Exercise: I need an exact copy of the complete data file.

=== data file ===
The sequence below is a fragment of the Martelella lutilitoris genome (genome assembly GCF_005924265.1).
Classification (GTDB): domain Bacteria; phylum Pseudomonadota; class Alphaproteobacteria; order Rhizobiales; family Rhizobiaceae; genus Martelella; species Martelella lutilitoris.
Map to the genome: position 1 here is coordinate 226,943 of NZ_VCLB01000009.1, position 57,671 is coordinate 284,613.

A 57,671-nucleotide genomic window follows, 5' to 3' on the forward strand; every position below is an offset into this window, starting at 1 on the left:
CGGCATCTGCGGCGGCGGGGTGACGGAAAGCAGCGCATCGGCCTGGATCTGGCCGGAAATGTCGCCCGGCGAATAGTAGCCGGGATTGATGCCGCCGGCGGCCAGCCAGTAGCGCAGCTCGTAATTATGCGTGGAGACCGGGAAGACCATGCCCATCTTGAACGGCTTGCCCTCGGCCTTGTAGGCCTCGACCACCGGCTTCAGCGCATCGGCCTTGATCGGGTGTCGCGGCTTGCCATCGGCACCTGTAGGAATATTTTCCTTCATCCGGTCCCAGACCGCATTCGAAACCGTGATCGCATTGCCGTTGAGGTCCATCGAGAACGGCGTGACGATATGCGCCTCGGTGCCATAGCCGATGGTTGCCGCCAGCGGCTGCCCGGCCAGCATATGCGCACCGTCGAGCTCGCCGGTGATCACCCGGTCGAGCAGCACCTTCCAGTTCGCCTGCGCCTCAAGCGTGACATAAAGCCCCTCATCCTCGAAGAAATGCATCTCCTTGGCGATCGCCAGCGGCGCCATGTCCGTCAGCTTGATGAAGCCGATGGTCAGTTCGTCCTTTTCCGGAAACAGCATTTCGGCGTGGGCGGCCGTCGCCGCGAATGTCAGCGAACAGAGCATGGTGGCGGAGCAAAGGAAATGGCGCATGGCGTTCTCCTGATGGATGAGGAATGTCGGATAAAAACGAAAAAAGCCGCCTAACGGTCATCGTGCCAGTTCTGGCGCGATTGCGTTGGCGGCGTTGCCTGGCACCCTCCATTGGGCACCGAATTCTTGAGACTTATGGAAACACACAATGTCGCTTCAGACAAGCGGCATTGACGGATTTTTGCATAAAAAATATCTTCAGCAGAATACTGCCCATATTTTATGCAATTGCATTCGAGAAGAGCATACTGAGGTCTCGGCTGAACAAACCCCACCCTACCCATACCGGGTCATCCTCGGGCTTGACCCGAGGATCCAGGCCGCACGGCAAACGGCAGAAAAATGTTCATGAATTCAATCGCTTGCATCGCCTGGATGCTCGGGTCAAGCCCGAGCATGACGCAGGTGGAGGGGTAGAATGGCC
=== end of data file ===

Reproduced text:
The sequence below is a fragment of the Martelella lutilitoris genome (genome assembly GCF_005924265.1).
Classification (GTDB): domain Bacteria; phylum Pseudomonadota; class Alphaproteobacteria; order Rhizobiales; family Rhizobiaceae; genus Martelella; species Martelella lutilitoris.
Map to the genome: position 1 here is coordinate 226,943 of NZ_VCLB01000009.1, position 57,671 is coordinate 284,613.

A 57,671-nucleotide genomic window follows, 5' to 3' on the forward strand; every position below is an offset into this window, starting at 1 on the left:
CGGCATCTGCGGCGGCGGGGTGACGGAAAGCAGCGCATCGGCCTGGATCTGGCCGGAAATGTCGCCCGGCGAATAGTAGCCGGGATTGATGCCGCCGGCGGCCAGCCAGTAGCGCAGCTCGTAATTATGCGTGGAGACCGGGAAGACCATGCCCATCTTGAACGGCTTGCCCTCGGCCTTGTAGGCCTCGACCACCGGCTTCAGCGCATCGGCCTTGATCGGGTGTCGCGGCTTGCCATCGGCACCTGTAGGAATATTTTCCTTCATCCGGTCCCAGACCGCATTCGAAACCGTGATCGCATTGCCGTTGAGGTCCATCGAGAACGGCGTGACGATATGCGCCTCGGTGCCATAGCCGATGGTTGCCGCCAGCGGCTGCCCGGCCAGCATATGCGCACCGTCGAGCTCGCCGGTGATCACCCGGTCGAGCAGCACCTTCCAGTTCGCCTGCGCCTCAAGCGTGACATAAAGCCCCTCATCCTCGAAGAAATGCATCTCCTTGGCGATCGCCAGCGGCGCCATGTCCGTCAGCTTGATGAAGCCGATGGTCAGTTCGTCCTTTTCCGGAAACAGCATTTCGGCGTGGGCGGCCGTCGCCGCGAATGTCAGCGAACAGAGCATGGTGGCGGAGCAAAGGAAATGGCGCATGGCGTTCTCCTGATGGATGAGGAATGTCGGATAAAAACGAAAAAAGCCGCCTAACGGTCATCGTGCCAGTTCTGGCGCGATTGCGTTGGCGGCGTTGCCTGGCACCCTCCATTGGGCACCGAATTCTTGAGACTTATGGAAACACACAATGTCGCTTCAGACAAGCGGCATTGACGGATTTTTGCATAAAAAATATCTTCAGCAGAATACTGCCCATATTTTATGCAATTGCATTCGAGAAGAGCATACTGAGGTCTCGGCTGAACAAACCCCACCCTACCCATACCGGGTCATCCTCGGGCTTGACCCGAGGATCCAGGCCGCACGGCAAACGGCAGAAAAATGTTCATGAATTCAATCGCTTGCATCGCCTGGATGCTCGGGTCAAGCCCGAGCATGACGCAGGTGGAGGGGTAGAATGGCC